HO Reuters/Landov

Originally published on Wed November 30, 2011 10:13 pm

Iran has been dealing with economic sanctions for years, but the country could soon face measures tougher than anything it has encountered before: Legislation moving through the U.S. Congress would target the central bank of Iran, with the likely effect of severely limiting Iran's oil exports.

Such sanctions would almost certainly damage Iran's economy. The challenge would be to make sure other countries are not hurt as well, given the fragile state of the global economy and the tight global oil market.

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Energy
4:17 pm
Wed November 30, 2011

Big Solar Project Moves Forward Without Uncle Sam

SolarCity has received financing from Bank of America Merrill Lynch to install solar electricity systems on houses on military bases, like one here at Soaring Heights Communities at Davis Monthan Air Force Base outside Tucson, Ariz.
Lend Lease

Originally published on Thu December 1, 2011 3:05 am

We've heard a lot about Solyndra, a solar panel maker that went bankrupt despite lots of federal subsidies. But on Wednesday, a solar installation company and one of the country's biggest banks announced a billion-dollar project to put solar systems on the roofs of military housing. And they're doing it without the kind of federal help Solyndra got.

When SolarCity CEO Lyndon Rive came up with a plan to put solar on the rooftops of military housing around the country, he was sure he'd need federal backing to get loans for such a big project.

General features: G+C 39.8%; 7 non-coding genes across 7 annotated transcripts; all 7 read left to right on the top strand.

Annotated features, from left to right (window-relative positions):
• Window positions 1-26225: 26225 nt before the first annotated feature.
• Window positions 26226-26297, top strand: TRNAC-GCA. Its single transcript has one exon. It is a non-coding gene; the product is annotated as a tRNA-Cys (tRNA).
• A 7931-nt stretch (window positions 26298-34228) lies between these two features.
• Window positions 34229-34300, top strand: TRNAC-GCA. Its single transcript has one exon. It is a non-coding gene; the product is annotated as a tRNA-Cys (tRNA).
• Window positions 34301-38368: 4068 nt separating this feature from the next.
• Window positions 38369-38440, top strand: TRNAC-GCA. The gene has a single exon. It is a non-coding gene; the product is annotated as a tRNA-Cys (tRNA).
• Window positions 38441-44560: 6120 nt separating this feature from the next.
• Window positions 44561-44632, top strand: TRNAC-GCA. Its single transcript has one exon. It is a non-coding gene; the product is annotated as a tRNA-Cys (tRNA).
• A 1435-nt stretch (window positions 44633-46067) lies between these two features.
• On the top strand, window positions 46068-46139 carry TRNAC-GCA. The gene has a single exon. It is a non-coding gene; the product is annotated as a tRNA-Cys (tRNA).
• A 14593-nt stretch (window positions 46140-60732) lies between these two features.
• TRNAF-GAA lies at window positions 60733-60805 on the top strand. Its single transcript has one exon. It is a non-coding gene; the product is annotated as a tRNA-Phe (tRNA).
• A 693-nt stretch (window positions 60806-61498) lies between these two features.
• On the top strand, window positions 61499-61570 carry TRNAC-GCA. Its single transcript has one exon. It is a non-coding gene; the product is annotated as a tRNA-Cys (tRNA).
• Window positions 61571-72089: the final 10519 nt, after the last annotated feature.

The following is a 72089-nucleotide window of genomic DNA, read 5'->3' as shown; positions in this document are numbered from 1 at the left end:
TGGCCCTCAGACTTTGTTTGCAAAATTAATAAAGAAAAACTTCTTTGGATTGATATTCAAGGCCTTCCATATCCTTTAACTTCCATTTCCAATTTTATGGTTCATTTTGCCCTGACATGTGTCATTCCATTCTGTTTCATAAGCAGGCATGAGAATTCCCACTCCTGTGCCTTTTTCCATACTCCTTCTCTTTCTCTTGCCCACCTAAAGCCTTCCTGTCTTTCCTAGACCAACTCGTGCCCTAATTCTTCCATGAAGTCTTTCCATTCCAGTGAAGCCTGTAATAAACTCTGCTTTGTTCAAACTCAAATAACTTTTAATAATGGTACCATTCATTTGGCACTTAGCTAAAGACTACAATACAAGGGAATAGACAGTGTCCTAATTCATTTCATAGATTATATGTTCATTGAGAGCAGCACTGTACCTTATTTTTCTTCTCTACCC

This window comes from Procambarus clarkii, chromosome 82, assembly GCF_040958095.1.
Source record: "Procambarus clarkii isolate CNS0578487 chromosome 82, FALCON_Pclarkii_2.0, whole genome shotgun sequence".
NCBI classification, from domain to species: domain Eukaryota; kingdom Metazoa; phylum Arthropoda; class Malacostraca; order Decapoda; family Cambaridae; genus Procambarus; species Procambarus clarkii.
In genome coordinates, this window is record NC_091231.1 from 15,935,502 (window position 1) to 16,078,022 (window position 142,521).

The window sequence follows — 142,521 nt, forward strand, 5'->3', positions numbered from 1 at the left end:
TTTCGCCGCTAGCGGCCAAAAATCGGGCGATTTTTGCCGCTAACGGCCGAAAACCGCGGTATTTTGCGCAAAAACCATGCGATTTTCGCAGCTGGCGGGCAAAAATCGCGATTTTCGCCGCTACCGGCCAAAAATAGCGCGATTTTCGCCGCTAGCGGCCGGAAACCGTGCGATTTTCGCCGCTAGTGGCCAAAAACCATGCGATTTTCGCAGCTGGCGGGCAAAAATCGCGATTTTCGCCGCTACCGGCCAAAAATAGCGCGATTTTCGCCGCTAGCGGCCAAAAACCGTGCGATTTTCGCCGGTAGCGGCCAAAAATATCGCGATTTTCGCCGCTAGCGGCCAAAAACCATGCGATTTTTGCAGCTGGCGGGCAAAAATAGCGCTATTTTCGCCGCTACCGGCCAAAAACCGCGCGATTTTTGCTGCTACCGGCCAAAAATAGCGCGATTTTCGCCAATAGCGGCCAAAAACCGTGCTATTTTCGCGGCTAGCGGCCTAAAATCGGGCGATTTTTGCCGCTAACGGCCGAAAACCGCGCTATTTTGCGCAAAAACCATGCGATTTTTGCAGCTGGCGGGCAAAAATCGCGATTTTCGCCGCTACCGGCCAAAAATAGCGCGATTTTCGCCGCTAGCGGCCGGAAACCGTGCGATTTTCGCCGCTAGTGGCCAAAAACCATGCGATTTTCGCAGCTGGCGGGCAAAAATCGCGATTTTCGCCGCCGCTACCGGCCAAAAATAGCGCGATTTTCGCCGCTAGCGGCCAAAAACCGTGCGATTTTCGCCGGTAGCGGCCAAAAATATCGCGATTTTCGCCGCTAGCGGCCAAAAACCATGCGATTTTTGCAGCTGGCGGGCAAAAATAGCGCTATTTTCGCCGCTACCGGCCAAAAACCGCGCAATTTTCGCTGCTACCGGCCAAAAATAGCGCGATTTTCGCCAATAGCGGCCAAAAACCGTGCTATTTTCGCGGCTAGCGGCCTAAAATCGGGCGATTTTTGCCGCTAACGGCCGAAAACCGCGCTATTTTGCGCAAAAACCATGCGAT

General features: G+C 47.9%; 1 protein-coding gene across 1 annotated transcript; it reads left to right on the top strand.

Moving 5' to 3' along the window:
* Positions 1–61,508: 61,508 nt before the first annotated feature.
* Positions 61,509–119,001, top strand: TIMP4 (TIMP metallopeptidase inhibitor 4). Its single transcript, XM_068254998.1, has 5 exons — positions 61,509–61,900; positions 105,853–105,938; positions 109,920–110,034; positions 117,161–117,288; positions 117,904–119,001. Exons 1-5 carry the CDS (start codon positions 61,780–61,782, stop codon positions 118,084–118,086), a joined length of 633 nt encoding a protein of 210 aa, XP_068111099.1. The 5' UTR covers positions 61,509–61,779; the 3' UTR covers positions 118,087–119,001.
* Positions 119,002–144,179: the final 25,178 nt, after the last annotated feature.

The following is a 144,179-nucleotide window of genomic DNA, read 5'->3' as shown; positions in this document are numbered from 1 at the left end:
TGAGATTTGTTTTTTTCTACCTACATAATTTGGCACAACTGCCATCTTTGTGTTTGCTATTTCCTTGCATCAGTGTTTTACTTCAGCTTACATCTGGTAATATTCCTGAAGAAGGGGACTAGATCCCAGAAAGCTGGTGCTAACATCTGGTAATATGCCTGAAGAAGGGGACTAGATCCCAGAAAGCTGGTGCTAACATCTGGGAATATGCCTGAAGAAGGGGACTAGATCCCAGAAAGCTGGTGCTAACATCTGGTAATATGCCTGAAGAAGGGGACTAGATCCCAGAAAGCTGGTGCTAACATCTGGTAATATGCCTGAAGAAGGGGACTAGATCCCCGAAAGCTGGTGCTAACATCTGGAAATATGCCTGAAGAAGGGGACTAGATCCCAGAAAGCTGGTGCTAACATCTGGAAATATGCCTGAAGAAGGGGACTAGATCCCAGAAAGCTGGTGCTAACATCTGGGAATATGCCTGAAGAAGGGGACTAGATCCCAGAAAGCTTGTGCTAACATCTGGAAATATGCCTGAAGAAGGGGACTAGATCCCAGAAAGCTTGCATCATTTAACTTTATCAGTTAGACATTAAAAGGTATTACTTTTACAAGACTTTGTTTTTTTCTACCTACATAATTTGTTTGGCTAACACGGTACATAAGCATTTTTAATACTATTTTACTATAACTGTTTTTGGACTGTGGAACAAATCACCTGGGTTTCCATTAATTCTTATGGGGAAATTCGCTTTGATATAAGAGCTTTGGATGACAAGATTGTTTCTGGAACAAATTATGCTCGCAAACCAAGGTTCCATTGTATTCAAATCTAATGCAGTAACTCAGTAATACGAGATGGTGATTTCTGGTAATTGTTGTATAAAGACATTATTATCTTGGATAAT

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Energy
4:17 pm
Wed November 30, 2011

A Debate Over Who Regulates Gas 'Fracking' in Pa.

A drilling rig looms behind a barn in Tioga County, Pennsylvania.
Scott Detrow StateImpact Pennsylvania

A new Pennsylvania law could curb municipalities' ability to zone and regulate hydraulic fracturing — or "fracking." And that raises questions about how much say a local government should have over what goes on within its borders.

State lawmakers are grappling with how to update Commonwealth's decades-old Oil and Gas Act to catch up with a natural gas drilling boom.

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Opinion
4:01 pm
Wed November 30, 2011

A Father's Promise, Reinvented And Renewed

istockphoto.com

Ken Harbaugh is a former Navy pilot and an NPR commentator.

When I was five, my father made a promise he never intended to keep. He had returned from a long trip, with presents. I got a fossilized shark tooth, and spent the next month asking about fossils.

At some point, my father made the mistake of describing a massive fossil bed somewhere in Germany. I begged him to take me. There were good reasons that could never happen. Dad knew nothing about fossils; Germany was far away; I was five. But I would not be deterred.

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Politics
2:00 pm
Wed November 30, 2011

Obama Pushes Payroll Tax Cut in Scranton, Pa.

Originally published on Wed November 30, 2011 5:49 pm

Transcript

GUY RAZ, HOST:

From NPR News, this is ALL THINGS CONSIDERED. I'm Guy Raz.

MELISSA BLOCK, HOST:

And I'm Melissa Block.

President Obama took his call for payroll tax relief to Scranton, Pennsylvania today. It was his ninth visit to the state this year, underscoring the role that Pennsylvania will play in the 2012 election. The president told a crowd at Scranton High School that extending the payroll tax cut should trump partisan politics.

PRESIDENT BARACK OBAMA: Send your senators a message. Tell them - don't be a Grinch.